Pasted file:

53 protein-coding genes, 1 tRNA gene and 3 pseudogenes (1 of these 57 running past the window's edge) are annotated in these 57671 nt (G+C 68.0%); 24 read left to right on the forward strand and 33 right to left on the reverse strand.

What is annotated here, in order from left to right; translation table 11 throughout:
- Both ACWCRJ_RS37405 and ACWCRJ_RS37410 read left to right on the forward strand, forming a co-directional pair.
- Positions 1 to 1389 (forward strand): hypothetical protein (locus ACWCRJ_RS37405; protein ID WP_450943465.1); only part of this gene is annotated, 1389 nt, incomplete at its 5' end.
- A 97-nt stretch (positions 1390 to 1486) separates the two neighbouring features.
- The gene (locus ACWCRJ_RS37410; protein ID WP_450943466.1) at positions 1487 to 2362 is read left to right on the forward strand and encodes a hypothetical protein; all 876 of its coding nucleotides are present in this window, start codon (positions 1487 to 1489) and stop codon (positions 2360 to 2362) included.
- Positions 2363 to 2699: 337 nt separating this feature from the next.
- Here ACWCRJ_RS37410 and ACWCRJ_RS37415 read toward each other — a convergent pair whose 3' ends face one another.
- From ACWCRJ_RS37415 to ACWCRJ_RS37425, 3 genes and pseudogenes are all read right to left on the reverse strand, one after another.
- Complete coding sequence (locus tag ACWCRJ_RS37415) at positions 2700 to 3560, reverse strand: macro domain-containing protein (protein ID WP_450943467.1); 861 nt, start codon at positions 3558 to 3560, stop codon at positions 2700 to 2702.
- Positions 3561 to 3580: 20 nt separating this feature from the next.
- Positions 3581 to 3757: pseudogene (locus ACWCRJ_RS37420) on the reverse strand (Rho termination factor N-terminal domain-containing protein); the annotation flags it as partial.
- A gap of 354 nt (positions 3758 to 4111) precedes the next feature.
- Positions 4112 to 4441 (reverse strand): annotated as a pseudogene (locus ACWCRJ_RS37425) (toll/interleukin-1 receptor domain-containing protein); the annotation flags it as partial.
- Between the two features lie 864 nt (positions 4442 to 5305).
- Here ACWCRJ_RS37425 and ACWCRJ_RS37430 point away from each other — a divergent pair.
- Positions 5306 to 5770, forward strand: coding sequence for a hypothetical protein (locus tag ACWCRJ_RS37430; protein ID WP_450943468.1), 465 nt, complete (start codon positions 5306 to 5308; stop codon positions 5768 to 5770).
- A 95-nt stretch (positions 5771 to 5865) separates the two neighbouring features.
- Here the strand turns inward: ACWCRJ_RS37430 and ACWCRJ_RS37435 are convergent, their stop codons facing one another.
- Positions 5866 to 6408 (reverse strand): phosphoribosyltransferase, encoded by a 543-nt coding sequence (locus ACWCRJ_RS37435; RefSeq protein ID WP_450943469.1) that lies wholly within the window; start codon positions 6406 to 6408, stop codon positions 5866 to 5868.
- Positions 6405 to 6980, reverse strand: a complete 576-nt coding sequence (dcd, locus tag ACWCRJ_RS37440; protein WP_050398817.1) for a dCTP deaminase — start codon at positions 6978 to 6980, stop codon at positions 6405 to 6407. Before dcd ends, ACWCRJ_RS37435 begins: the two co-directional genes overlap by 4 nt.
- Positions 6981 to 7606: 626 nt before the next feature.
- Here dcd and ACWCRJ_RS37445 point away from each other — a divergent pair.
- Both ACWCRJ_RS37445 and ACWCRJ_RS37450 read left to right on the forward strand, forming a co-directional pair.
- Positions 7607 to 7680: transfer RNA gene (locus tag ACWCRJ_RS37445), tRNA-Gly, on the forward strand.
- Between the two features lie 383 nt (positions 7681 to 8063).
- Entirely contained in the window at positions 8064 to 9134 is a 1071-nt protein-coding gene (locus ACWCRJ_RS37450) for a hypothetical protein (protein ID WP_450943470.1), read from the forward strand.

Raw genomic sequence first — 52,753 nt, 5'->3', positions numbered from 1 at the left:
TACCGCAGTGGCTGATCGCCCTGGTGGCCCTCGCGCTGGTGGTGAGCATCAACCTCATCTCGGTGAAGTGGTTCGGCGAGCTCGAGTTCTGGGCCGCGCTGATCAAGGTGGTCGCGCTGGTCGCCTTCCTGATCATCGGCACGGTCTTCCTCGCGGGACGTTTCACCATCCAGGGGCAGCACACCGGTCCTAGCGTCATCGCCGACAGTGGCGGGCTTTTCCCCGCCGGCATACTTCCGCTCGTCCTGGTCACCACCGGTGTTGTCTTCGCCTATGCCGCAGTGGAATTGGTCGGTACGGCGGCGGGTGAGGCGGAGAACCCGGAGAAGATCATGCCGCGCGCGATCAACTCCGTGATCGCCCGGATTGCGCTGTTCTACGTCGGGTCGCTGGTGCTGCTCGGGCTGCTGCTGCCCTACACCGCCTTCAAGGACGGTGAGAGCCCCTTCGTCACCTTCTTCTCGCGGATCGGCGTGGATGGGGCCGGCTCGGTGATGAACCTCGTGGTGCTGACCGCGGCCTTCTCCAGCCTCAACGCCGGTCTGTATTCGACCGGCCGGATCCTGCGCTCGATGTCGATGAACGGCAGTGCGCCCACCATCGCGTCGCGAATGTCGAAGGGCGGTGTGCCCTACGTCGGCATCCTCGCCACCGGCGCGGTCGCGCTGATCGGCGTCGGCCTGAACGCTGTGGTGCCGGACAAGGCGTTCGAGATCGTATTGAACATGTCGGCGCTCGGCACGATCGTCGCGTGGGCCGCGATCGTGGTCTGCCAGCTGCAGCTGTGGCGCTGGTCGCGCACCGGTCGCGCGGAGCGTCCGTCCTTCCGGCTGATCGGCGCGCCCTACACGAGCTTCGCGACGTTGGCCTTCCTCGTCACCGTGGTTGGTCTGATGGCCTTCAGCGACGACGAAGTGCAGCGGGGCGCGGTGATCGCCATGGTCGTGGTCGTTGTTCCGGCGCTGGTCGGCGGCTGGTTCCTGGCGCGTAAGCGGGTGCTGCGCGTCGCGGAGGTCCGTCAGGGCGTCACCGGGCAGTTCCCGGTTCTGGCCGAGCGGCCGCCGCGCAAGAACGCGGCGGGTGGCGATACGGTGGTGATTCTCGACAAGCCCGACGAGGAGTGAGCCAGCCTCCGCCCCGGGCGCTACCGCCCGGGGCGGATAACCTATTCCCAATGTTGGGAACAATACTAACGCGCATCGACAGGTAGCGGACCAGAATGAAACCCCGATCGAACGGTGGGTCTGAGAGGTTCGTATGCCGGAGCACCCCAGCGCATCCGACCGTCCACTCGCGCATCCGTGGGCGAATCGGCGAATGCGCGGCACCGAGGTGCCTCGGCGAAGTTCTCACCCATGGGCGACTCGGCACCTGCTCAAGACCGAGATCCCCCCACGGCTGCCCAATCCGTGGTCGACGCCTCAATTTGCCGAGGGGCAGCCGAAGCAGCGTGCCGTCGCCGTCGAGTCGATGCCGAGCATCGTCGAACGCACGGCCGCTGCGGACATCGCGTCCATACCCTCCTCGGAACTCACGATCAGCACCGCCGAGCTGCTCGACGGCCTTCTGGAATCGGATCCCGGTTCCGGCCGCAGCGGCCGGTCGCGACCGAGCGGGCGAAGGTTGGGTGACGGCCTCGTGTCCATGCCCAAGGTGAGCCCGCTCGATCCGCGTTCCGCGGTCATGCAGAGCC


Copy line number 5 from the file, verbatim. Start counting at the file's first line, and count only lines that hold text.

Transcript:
- A 97-nt stretch (positions 1390 to 1486) separates the two neighbouring features.